Monday, January 15, 2018

Cocoa, a Huge Opportunity People Shouldn’t Ignore

Cocoa, a Huge Opportunity People Shouldn’t Ignore

            Going into 2018 traders are feeling good, U.S markets continue to hit all-time highs, Emerging markets have just had their best performing year since 2009, for some reason crypto currencies continue to surge, even oil is up for the 2nd year in a row. However, one corner of the trading universe seems to have forgotten that we are in the bull market, soft commodities like coffee, sugar, orange juice and cocoa. While the fundamentals continue to look bearish for most of these commodities, one has the potential to pose a remarkable comeback, cocoa.
            Most people are unaware that cocoa, the main ingredient in cocoa powder that is used to make chocolate, is traded, let alone have any interest in investing in it. This makes sense, but while cocoa may not be as widely traded as other commodities like oil or gold, cocoa futures do have enough volume and liquidity to allow traders to speculate on prices. Often times the best opportunities come from the places you least expect.
            Cocoa did not have a good couple of years, futures were down almost 20% in 2017 and 30% in 2016 on the back of a huge supply glut, one that is expected to continue going into 2018. However, there are signs that the bear market in cocoa is beginning to subside. To understand how cocoa prices can rebound it is necessary to understand what caused them to melt down in the first place.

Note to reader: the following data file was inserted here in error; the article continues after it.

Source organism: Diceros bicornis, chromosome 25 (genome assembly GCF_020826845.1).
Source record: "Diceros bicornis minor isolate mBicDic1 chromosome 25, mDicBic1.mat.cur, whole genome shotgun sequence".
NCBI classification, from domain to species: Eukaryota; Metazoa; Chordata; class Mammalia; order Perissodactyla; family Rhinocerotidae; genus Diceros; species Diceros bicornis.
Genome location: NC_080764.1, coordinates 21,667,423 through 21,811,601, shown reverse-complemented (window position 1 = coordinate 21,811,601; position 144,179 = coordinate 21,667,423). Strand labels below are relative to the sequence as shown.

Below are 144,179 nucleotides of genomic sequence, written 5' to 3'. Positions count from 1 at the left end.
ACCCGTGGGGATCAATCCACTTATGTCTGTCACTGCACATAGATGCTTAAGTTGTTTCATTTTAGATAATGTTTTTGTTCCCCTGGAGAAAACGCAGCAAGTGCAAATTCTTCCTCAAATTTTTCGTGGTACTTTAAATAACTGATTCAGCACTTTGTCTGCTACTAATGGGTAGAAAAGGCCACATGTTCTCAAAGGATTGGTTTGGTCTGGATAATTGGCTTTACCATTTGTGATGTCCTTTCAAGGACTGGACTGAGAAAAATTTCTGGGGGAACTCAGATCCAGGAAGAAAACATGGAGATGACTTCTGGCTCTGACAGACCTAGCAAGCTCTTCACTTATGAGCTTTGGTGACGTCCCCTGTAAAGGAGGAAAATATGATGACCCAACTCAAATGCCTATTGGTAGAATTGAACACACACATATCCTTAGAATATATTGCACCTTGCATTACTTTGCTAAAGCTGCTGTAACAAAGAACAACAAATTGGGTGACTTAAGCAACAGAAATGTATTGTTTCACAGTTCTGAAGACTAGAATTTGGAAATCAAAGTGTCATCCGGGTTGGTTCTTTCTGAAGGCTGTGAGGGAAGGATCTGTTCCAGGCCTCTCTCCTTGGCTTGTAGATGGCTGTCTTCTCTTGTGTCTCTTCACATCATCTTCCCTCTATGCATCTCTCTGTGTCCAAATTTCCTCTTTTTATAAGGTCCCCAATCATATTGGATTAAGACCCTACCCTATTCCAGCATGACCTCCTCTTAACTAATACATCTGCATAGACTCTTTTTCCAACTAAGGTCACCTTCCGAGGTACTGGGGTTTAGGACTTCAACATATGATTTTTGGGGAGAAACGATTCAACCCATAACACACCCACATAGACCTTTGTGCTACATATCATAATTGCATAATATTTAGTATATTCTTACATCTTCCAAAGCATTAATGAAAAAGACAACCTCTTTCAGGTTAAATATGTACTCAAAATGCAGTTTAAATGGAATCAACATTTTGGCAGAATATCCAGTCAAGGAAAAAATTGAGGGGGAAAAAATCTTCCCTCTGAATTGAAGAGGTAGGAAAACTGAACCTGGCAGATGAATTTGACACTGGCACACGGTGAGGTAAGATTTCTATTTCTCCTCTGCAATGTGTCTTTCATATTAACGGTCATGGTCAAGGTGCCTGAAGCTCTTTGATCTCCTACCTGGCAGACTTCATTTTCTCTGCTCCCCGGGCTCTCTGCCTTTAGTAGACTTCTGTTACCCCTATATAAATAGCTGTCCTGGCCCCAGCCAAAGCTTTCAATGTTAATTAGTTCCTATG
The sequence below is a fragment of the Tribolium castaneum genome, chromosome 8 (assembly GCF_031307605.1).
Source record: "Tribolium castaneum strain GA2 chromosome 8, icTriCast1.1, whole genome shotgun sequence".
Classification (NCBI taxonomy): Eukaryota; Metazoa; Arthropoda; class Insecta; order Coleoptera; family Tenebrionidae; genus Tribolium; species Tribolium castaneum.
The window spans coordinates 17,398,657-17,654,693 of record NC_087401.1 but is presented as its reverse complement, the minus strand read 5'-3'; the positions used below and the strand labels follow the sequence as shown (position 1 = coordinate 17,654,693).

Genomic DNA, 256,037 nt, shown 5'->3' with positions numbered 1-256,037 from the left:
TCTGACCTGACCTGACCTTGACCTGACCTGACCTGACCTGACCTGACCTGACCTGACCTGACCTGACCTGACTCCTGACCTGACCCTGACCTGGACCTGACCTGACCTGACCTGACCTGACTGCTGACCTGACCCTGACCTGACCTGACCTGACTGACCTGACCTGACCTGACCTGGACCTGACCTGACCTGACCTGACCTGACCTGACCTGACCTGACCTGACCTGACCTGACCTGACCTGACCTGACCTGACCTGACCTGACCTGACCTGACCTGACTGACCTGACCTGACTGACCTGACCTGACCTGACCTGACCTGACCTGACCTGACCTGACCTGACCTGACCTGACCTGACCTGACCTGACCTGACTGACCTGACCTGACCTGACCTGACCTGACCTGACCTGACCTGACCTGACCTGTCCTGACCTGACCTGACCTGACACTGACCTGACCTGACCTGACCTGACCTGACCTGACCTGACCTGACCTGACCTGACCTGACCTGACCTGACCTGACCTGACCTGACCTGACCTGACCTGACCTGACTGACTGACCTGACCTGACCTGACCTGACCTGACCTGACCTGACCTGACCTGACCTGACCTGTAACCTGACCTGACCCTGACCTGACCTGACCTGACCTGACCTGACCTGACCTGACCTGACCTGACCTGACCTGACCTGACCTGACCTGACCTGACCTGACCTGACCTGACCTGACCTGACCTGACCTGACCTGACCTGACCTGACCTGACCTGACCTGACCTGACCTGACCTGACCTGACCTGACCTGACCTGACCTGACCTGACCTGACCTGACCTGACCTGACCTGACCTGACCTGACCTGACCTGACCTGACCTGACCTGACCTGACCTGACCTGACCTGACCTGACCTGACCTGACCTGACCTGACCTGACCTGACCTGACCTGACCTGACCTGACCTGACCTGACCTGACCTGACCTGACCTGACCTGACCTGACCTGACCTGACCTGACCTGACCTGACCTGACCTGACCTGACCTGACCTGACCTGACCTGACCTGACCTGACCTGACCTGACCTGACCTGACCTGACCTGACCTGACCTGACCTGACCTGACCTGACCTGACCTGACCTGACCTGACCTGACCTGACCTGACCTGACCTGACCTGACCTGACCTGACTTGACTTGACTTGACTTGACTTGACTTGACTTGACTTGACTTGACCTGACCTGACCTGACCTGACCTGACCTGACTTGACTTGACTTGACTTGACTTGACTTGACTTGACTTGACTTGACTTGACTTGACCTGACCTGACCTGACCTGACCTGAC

Cocoa’s collapse over the last 2 years can be mainly attributed to a large crop in West Africa that caused a huge surplus to occur (basic economics, when supply outstrips demand prices go down). Over 70% of cocoa production takes place in West Africa, from countries like Ivory Coast and Ghana. This means that cocoa prices are highly sensitive to events in the region be the weather, political or economic in nature.  In this case, abnormally favorable weather in West Africa caused countries like Ivory Coast to produce far more cocoa than usual, over 2 million tons to be exact. Large supply coupled with the fact that the global confectionary market experienced a broad based slowdown during 2016, meant that a surplus of 347,600 tons formed, hence falling prices.
Chart Showing U.S Cocoa Futures from September 2016- December 29th 2017.
A large cocoa crop in West Africa created a massive supply glut and sent prices sharply lower.